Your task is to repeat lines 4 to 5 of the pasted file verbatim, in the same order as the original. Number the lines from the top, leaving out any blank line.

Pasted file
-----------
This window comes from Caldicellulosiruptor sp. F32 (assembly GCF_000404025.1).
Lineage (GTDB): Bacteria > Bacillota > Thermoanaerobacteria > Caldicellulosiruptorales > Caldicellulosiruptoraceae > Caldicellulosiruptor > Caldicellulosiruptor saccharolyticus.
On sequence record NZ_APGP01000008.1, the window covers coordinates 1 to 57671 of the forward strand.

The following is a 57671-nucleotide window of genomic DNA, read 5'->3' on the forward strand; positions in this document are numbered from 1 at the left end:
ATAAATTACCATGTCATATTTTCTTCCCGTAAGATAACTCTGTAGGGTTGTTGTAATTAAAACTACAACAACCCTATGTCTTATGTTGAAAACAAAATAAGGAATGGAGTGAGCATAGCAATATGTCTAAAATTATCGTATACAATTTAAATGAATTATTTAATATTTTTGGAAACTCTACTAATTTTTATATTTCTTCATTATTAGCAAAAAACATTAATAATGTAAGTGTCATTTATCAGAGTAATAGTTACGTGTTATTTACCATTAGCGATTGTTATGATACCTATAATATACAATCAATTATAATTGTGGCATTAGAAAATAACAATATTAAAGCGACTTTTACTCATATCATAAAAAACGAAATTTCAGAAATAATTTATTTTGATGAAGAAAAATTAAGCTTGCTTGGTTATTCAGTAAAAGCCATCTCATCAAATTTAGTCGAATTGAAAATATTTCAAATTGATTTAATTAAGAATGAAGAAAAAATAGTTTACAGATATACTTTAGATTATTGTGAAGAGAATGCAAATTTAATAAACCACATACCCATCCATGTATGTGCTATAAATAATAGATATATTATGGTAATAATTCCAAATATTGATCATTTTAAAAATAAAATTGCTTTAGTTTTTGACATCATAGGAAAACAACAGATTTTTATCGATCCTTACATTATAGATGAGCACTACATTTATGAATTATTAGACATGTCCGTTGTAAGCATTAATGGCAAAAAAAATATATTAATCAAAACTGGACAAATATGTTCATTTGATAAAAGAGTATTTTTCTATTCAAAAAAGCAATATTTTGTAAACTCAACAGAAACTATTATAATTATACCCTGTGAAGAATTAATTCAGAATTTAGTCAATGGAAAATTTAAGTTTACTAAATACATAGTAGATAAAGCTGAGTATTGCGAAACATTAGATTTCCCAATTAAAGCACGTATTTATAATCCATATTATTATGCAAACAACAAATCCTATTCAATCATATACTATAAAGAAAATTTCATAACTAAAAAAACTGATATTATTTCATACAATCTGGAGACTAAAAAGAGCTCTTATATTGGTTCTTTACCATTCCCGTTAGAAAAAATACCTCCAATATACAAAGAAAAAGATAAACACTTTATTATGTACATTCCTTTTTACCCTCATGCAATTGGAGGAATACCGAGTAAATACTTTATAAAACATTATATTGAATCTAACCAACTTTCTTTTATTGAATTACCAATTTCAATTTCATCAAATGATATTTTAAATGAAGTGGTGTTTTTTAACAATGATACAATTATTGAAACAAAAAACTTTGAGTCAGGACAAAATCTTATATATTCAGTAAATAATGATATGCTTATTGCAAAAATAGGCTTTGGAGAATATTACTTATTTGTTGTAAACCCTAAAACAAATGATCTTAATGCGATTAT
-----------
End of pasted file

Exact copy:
The following is a 57671-nucleotide window of genomic DNA, read 5'->3' on the forward strand; positions in this document are numbered from 1 at the left end:
ATAAATTACCATGTCATATTTTCTTCCCGTAAGATAACTCTGTAGGGTTGTTGTAATTAAAACTACAACAACCCTATGTCTTATGTTGAAAACAAAATAAGGAATGGAGTGAGCATAGCAATATGTCTAAAATTATCGTATACAATTTAAATGAATTATTTAATATTTTTGGAAACTCTACTAATTTTTATATTTCTTCATTATTAGCAAAAAACATTAATAATGTAAGTGTCATTTATCAGAGTAATAGTTACGTGTTATTTACCATTAGCGATTGTTATGATACCTATAATATACAATCAATTATAATTGTGGCATTAGAAAATAACAATATTAAAGCGACTTTTACTCATATCATAAAAAACGAAATTTCAGAAATAATTTATTTTGATGAAGAAAAATTAAGCTTGCTTGGTTATTCAGTAAAAGCCATCTCATCAAATTTAGTCGAATTGAAAATATTTCAAATTGATTTAATTAAGAATGAAGAAAAAATAGTTTACAGATATACTTTAGATTATTGTGAAGAGAATGCAAATTTAATAAACCACATACCCATCCATGTATGTGCTATAAATAATAGATATATTATGGTAATAATTCCAAATATTGATCATTTTAAAAATAAAATTGCTTTAGTTTTTGACATCATAGGAAAACAACAGATTTTTATCGATCCTTACATTATAGATGAGCACTACATTTATGAATTATTAGACATGTCCGTTGTAAGCATTAATGGCAAAAAAAATATATTAATCAAAACTGGACAAATATGTTCATTTGATAAAAGAGTATTTTTCTATTCAAAAAAGCAATATTTTGTAAACTCAACAGAAACTATTATAATTATACCCTGTGAAGAATTAATTCAGAATTTAGTCAATGGAAAATTTAAGTTTACTAAATACATAGTAGATAAAGCTGAGTATTGCGAAACATTAGATTTCCCAATTAAAGCACGTATTTATAATCCATATTATTATGCAAACAACAAATCCTATTCAATCATATACTATAAAGAAAATTTCATAACTAAAAAAACTGATATTATTTCATACAATCTGGAGACTAAAAAGAGCTCTTATATTGGTTCTTTACCATTCCCGTTAGAAAAAATACCTCCAATATACAAAGAAAAAGATAAACACTTTATTATGTACATTCCTTTTTACCCTCATGCAATTGGAGGAATACCGAGTAAATACTTTATAAAACATTATATTGAATCTAACCAACTTTCTTTTATTGAATTACCAATTTCAATTTCATCAAATGATATTTTAAATGAAGTGGTGTTTTTTAACAATGATACAATTATTGAAACAAAAAACTTTGAGTCAGGACAAAATCTTATATATTCAGTAAATAATGATATGCTTATTGCAAAAATAGGCTTTGGAGAATATTACTTATTTGTTGTAAACCCTAAAACAAATGATCTTAATGCGATTAT